The size of the Sun is important for the life on Earth. If we have a small Sun, the habitable zone will be contracted and the distance from Sun to the habitable zone will become much closer than the current one. If the planet is too close to star, tidal lock between the planet and star can occur and habitable zone can’t be exist in such a system because only one side of the planet is always facing to the star and becomes extremely hot and the other side is always facing away from the star and becomes freezing cold. The distance of the Mercury is about 1/3 of that between the Sun and Earth. Because of this proximity, the Mercury is tidally locked with the Sun.
If we have a large Sun, we will have an advantage of having large habitable zone, but will also have another disadvantage. The lifetime of the star is inversely proportional to its size. If the Sun is much larger than the current one, Sun will consume its hydrogen gas in relatively short period of time. If it ran out of hydrogen fuel, it will gradually expand and its envelope will engulf the Earth. If that happens, we have to migrate to other habitable planet.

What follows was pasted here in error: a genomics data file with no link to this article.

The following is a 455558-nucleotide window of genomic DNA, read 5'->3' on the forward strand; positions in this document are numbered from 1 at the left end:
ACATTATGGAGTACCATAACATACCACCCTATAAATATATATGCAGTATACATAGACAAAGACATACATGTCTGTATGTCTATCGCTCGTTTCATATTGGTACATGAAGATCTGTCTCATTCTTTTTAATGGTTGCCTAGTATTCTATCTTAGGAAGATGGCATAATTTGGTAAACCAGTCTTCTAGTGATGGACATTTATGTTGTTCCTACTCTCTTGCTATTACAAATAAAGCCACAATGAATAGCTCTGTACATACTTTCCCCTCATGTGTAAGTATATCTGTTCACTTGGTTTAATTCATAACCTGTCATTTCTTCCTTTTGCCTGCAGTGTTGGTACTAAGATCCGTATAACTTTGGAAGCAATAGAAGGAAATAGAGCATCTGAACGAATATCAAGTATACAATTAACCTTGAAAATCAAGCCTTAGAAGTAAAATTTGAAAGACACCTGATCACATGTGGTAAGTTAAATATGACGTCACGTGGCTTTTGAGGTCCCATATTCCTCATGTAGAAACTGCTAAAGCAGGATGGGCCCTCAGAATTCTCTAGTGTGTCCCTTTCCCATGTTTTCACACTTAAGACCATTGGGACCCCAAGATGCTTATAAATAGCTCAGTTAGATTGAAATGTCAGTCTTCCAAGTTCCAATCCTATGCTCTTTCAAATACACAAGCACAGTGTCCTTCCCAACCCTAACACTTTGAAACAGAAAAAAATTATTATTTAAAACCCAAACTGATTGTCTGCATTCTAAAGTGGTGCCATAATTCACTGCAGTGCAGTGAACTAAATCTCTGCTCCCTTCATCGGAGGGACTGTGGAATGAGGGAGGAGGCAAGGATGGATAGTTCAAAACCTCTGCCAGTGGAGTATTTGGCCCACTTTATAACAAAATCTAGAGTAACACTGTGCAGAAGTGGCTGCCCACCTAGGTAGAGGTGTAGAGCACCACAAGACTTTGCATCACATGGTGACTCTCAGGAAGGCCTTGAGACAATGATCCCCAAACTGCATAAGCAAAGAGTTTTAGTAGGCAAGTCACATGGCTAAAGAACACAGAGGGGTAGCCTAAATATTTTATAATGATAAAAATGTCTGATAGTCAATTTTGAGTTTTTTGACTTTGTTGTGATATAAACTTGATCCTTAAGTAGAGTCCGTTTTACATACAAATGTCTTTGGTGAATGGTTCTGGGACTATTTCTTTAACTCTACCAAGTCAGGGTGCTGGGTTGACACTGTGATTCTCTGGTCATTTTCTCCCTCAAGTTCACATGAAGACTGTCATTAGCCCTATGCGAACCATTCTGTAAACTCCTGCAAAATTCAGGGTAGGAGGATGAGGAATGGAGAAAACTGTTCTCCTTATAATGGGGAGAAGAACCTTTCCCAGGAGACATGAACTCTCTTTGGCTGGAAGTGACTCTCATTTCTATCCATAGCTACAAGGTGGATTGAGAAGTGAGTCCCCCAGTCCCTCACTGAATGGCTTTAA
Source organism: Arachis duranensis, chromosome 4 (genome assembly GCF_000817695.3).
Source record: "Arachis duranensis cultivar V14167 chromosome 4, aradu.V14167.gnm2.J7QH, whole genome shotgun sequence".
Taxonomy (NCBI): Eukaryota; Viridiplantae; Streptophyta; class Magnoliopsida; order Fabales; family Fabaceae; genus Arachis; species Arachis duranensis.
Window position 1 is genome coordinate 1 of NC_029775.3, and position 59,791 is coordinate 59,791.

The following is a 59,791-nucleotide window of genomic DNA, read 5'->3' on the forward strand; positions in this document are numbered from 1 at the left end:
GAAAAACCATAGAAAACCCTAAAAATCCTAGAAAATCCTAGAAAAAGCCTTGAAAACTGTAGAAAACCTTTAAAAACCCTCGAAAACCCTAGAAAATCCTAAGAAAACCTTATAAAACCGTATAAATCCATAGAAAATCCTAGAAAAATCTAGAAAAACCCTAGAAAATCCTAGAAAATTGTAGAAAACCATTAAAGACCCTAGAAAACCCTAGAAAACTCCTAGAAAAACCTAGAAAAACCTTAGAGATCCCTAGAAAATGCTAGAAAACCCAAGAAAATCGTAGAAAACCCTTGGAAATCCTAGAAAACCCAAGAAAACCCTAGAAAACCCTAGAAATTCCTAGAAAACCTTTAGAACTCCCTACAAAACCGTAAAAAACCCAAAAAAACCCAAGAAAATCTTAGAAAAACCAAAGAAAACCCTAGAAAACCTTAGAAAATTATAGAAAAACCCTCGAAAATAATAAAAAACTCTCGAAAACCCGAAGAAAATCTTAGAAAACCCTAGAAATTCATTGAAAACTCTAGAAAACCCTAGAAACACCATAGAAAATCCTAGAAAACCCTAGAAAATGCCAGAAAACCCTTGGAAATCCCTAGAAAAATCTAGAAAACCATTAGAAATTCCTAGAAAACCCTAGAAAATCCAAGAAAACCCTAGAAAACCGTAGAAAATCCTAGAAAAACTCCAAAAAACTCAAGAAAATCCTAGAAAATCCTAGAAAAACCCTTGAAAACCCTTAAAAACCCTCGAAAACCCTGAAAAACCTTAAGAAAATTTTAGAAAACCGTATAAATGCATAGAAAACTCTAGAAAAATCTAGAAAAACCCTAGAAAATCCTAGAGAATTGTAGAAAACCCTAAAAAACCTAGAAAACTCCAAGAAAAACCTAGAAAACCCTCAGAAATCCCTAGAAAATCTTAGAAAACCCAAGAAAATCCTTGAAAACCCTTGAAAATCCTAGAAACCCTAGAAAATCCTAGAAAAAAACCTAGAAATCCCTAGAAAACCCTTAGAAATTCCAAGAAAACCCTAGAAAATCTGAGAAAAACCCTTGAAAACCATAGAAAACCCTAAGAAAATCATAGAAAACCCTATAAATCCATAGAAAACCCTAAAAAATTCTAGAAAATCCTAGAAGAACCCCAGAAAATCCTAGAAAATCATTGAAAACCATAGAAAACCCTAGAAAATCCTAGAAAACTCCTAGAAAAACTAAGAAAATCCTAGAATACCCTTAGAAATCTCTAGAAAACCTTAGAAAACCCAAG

Fig. 1.17 shows mass distribution of stars. Most of stars are smaller than the Sun and only a few percent of them have a size of the Sun. Another condition needed for us to stay habitable zone for a long period time is that Sun has to be a single star. Unlike human, more than 50% of stars are binary systems (see Fig. 1.18). If we have two Suns on the sky, we will have strange weather pattern and smaller habitable zone than the current one. Fortunately, we have only one Sun having a right size for us to stay comfortablly for a very long period of time.
Fig. 1.17 – Mass distribution of stars. Most of the stars are smaller than the Sun.
Fig 1.18 – Close binary system (top) and wide binary system (bottom). Yellow and green objects represent Sun and planet respectively.